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LLVM Is Still Working On Relicensing, Needs Help Locating Some Past Contributors

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  • LLVM Is Still Working On Relicensing, Needs Help Locating Some Past Contributors

    Phoronix: LLVM Is Still Working On Relicensing, Needs Help Locating Some Past Contributors

    For years LLVM has been working on a massive relicensing of its code-base but that effort is still ongoing as they are still trying to track down some past contributors to collect their sign-offs on the change...

    https://www.phoronix.com/scan.php?pa...licensing-Help

  • #2
    I wish that PHP would move off the PHP License, and that PostgreSQL would move away from the PostgreSQL License, and that Python move away from the Python Software Foundation License, and that Ruby would move away from the Ruby License.
    That they would all adopt a popular open source license, such as MIT License, 2-clause BSD License, or Apache License 2.0.

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    • #3
      > I wish that PHP would move off the PHP License, and that PostgreSQL would move away from the PostgreSQL License,
      > and that Python move away from the Python Software Foundation License, and that Ruby would move away from
      > the Ruby License.

      "Vanity licenses", they called them ...

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      • #4
        Originally posted by uid313 View Post
        I wish that PHP would move off the PHP License, and that PostgreSQL would move away from the PostgreSQL License, and that Python move away from the Python Software Foundation License, and that Ruby would move away from the Ruby License.
        That they would all adopt a popular open source license, such as MIT License, 2-clause BSD License, or Apache License 2.0.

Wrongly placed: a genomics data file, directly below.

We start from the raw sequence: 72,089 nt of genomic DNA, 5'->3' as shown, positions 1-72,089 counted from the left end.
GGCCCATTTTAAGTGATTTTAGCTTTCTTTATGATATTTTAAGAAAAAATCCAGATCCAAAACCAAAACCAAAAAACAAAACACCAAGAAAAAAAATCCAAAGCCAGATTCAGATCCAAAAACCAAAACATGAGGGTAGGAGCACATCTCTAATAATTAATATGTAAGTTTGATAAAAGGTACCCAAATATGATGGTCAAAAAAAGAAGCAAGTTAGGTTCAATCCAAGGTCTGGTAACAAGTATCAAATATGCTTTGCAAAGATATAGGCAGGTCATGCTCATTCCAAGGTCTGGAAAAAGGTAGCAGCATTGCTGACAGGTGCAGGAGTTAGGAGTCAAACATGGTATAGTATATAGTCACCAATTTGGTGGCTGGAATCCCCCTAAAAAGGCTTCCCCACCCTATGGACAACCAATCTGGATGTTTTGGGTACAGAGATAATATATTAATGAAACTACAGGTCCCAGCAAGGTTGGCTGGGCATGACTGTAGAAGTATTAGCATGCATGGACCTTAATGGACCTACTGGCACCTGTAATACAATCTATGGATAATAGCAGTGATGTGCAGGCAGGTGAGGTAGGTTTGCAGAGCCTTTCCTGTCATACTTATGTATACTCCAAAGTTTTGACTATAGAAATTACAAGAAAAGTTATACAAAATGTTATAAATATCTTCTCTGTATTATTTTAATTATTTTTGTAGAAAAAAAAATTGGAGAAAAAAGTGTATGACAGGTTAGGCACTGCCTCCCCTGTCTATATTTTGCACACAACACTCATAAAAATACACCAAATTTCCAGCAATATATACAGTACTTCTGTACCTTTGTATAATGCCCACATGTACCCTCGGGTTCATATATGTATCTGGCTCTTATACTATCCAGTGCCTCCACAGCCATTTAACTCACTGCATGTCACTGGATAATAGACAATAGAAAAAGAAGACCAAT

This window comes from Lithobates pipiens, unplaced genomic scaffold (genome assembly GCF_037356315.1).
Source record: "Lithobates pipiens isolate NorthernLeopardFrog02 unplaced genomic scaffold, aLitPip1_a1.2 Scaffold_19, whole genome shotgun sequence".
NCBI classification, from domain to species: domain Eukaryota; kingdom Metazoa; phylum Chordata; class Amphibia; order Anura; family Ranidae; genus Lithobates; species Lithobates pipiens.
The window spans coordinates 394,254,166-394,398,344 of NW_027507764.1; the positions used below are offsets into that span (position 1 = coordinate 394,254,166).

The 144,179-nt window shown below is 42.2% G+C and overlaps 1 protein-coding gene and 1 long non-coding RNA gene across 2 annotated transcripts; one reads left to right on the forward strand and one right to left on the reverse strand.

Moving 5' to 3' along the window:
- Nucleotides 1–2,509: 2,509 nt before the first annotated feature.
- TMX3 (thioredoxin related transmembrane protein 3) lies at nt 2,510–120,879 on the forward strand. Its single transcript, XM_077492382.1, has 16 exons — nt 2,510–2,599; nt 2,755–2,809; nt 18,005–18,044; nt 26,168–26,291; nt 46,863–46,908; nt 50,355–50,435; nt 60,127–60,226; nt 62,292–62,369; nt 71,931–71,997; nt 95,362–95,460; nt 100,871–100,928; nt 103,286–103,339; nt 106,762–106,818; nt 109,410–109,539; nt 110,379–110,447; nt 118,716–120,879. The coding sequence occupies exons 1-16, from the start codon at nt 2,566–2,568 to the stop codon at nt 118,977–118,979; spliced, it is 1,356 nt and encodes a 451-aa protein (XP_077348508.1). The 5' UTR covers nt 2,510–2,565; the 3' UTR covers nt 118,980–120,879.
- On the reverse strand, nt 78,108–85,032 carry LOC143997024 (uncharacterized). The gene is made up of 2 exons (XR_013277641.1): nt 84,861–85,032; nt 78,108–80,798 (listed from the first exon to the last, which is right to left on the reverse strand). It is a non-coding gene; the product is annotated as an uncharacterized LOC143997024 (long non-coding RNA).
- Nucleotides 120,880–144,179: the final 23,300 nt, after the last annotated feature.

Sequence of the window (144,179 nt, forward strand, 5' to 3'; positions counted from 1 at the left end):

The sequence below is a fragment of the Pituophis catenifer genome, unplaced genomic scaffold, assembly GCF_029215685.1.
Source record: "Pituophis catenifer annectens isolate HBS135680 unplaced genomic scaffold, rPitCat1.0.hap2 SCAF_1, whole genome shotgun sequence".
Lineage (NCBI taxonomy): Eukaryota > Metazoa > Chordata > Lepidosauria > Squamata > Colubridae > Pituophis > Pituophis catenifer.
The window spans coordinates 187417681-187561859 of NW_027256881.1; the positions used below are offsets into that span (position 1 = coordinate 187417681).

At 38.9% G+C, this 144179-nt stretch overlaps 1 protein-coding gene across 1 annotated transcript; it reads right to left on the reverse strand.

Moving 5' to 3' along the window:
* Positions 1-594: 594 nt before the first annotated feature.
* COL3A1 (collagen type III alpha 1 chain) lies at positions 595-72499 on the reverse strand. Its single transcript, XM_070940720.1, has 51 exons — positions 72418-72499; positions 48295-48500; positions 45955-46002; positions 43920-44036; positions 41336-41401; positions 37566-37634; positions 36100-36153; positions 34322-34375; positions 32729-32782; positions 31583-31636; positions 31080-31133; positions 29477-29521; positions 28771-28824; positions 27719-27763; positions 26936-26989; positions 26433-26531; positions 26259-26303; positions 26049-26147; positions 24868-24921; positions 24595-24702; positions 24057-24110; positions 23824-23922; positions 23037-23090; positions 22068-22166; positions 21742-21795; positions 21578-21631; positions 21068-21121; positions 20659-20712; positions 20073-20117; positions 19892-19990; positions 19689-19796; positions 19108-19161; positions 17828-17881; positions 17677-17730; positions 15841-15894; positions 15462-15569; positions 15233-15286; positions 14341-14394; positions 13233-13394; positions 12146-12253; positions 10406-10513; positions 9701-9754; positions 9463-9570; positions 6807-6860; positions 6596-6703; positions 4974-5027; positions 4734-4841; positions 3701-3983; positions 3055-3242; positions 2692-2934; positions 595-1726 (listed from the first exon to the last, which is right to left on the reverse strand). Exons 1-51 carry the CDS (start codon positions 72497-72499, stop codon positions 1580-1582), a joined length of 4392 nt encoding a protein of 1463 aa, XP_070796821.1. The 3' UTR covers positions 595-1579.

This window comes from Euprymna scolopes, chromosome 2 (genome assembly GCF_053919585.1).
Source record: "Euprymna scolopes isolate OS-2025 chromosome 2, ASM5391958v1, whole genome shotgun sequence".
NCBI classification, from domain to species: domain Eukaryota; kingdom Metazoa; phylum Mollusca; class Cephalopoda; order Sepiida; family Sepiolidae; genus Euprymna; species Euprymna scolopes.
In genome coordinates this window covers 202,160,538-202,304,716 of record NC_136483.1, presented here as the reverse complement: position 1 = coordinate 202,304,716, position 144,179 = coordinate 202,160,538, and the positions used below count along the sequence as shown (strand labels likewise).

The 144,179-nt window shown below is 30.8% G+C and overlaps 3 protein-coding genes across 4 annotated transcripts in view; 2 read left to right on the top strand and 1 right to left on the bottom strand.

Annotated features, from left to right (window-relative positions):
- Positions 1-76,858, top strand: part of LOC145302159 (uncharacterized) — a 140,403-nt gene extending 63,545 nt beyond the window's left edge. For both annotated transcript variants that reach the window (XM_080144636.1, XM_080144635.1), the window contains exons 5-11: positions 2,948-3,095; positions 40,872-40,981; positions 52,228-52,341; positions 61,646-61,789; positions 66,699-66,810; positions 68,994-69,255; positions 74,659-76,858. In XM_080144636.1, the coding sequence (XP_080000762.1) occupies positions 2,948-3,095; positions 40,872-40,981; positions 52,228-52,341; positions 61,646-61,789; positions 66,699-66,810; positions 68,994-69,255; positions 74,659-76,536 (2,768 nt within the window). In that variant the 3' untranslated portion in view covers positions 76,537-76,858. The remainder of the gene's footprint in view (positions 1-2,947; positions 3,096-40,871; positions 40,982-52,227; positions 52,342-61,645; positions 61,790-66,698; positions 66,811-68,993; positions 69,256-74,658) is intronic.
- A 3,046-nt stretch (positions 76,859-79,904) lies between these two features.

The purist in me agrees, but in practice those are all perfectly good and there are a lot better things to do with ones time.

        A 'broad-tent' set of criteria like the DFSG (which later became the basis of the OSD) is a feature, not a bug.

        Now, if you're starting a new project, yes you should absolutely choose one of the big established open source licenses rather than inventing your own.

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        • #5
          Serious question if anyone knows the answer. What happens in the case where the original author of some code has since passed away? I have thought about this before and do not know the answer. But I am curious.

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          • #6
            I bet they wish they went CLA now

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            • #7
              Originally posted by ehansin View Post
              Serious question if anyone knows the answer. What happens in the case where the original author of some code has since passed away? I have thought about this before and do not know the answer. But I am curious.
              IANAL, however I think that it is more or less like any other intellectual properties (e.g. books, songs)...
              The law mandates how handle these situation. Basically, the intellectual property passes to the heirs.



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              • #8
                Oops I’m on the list

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                • #9
                  Originally posted by kreijack View Post
                  IANAL, however I think that it is more or less like any other intellectual properties (e.g. books, songs)...
                  The law mandates how handle these situation. Basically, the intellectual property passes to the heirs.
                  For some contributors, it is likely the heirs/estates/entities that now own the copyright will be as hard (or harder) to track down as the original contributor, so the result may be that the contribution will need to be rewritten by someone, or an evaluation will need to be made by the current board (and consul) that the contribution would be considered de minimis and not realistically subject to any future claims. Clearly finding the individuals and gaining their agreement (and their companies, if the work was done on behalf of the company) is the preferred approach.

                  The last 5% is going to take 95% of the work.

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                  • #10
                    Would there eventually be a point where the project managers get tired of waiting and just change their code without permission? It would probably be easier to change the license of the project and then rewrite the patches of people who finally complain. Though that might be more feasible when the list isn't so long...

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